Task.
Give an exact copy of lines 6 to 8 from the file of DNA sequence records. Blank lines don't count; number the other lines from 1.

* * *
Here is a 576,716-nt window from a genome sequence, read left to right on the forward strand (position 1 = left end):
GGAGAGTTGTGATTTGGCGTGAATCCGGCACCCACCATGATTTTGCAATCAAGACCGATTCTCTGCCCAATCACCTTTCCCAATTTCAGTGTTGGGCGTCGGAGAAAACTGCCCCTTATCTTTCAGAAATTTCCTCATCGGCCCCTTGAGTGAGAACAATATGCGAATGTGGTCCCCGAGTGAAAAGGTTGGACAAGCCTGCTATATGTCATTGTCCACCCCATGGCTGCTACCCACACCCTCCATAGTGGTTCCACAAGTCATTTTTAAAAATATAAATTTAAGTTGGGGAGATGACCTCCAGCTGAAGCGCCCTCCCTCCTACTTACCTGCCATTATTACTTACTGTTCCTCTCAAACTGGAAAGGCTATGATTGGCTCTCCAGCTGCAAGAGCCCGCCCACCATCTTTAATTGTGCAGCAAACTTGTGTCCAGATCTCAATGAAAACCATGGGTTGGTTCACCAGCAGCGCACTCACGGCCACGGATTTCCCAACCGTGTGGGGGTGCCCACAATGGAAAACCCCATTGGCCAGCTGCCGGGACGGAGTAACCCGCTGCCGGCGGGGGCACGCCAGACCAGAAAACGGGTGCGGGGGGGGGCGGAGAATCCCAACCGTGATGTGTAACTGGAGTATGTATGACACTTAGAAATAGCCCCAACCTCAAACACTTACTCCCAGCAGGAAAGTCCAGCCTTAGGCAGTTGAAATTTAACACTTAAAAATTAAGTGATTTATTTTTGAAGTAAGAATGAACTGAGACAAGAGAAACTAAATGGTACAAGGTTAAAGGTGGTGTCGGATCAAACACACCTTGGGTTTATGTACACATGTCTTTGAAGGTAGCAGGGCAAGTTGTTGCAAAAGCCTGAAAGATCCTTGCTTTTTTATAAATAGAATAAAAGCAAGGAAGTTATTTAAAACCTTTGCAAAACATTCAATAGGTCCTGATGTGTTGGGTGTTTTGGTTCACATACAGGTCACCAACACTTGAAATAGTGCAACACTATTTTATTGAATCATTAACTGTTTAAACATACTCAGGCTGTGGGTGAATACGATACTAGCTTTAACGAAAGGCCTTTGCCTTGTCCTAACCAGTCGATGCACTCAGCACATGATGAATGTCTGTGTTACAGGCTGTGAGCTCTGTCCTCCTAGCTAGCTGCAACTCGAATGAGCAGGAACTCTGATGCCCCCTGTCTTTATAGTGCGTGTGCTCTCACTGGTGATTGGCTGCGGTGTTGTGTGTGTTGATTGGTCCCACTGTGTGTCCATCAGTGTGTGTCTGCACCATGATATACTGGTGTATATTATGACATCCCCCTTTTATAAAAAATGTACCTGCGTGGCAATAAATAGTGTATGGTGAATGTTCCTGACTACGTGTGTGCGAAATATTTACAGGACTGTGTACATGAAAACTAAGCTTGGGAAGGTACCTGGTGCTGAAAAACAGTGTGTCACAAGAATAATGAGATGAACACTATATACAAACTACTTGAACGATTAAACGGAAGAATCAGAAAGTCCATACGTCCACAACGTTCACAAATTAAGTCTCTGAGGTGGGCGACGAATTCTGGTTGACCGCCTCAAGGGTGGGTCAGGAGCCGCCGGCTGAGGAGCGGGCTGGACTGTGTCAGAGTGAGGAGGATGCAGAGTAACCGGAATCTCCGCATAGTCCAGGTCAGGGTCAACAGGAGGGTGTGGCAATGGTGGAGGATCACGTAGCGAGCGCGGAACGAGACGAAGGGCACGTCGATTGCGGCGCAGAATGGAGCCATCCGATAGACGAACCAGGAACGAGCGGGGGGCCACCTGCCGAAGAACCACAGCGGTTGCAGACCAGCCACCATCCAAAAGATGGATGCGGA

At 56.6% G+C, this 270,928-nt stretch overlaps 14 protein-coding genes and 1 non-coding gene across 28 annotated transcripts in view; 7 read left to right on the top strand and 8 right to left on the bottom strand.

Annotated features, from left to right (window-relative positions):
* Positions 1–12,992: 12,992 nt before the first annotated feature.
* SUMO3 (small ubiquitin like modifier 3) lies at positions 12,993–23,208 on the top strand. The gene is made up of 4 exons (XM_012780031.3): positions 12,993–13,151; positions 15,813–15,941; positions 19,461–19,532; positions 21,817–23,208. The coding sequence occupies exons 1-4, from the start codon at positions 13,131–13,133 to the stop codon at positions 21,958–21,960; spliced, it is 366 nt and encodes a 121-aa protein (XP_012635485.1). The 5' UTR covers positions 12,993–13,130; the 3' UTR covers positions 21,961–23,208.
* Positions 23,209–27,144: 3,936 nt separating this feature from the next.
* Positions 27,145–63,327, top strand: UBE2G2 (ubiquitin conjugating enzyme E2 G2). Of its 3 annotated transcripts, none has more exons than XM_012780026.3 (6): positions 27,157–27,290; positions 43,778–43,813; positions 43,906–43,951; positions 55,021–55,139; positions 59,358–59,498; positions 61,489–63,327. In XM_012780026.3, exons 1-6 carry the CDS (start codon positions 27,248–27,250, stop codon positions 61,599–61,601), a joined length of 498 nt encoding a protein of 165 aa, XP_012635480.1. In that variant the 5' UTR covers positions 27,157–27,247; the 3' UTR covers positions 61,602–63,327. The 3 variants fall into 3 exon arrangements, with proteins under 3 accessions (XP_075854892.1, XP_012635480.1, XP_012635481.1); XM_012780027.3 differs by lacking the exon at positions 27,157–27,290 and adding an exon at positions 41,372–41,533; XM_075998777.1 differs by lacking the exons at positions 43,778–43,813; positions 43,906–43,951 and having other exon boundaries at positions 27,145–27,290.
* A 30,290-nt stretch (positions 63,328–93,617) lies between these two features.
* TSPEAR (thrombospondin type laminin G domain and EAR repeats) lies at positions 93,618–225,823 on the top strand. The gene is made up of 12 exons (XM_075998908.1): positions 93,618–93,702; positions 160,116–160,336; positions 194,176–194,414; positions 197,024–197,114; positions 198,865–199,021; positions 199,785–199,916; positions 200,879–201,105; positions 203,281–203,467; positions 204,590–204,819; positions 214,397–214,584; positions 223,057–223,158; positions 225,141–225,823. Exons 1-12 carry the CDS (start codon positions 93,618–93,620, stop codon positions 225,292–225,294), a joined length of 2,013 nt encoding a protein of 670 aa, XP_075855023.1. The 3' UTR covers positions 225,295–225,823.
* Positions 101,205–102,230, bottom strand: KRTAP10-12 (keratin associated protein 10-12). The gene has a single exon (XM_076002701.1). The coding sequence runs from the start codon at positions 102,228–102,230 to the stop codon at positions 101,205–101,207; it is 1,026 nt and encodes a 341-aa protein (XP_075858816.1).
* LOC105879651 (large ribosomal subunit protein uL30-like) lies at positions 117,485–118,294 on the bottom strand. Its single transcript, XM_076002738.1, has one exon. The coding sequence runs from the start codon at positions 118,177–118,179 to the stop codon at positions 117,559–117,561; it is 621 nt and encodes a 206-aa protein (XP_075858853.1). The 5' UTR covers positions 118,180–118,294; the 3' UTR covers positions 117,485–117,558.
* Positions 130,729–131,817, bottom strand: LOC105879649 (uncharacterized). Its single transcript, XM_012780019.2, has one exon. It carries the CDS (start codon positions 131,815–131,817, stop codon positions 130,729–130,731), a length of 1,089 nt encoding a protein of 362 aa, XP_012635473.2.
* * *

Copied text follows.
* SUMO3 (small ubiquitin like modifier 3) lies at positions 12,993–23,208 on the top strand. The gene is made up of 4 exons (XM_012780031.3): positions 12,993–13,151; positions 15,813–15,941; positions 19,461–19,532; positions 21,817–23,208. The coding sequence occupies exons 1-4, from the start codon at positions 13,131–13,133 to the stop codon at positions 21,958–21,960; spliced, it is 366 nt and encodes a 121-aa protein (XP_012635485.1). The 5' UTR covers positions 12,993–13,130; the 3' UTR covers positions 21,961–23,208.
* Positions 23,209–27,144: 3,936 nt separating this feature from the next.
* Positions 27,145–63,327, top strand: UBE2G2 (ubiquitin conjugating enzyme E2 G2). Of its 3 annotated transcripts, none has more exons than XM_012780026.3 (6): positions 27,157–27,290; positions 43,778–43,813; positions 43,906–43,951; positions 55,021–55,139; positions 59,358–59,498; positions 61,489–63,327. In XM_012780026.3, exons 1-6 carry the CDS (start codon positions 27,248–27,250, stop codon positions 61,599–61,601), a joined length of 498 nt encoding a protein of 165 aa, XP_012635480.1. In that variant the 5' UTR covers positions 27,157–27,247; the 3' UTR covers positions 61,602–63,327. The 3 variants fall into 3 exon arrangements, with proteins under 3 accessions (XP_075854892.1, XP_012635480.1, XP_012635481.1); XM_012780027.3 differs by lacking the exon at positions 27,157–27,290 and adding an exon at positions 41,372–41,533; XM_075998777.1 differs by lacking the exons at positions 43,778–43,813; positions 43,906–43,951 and having other exon boundaries at positions 27,145–27,290.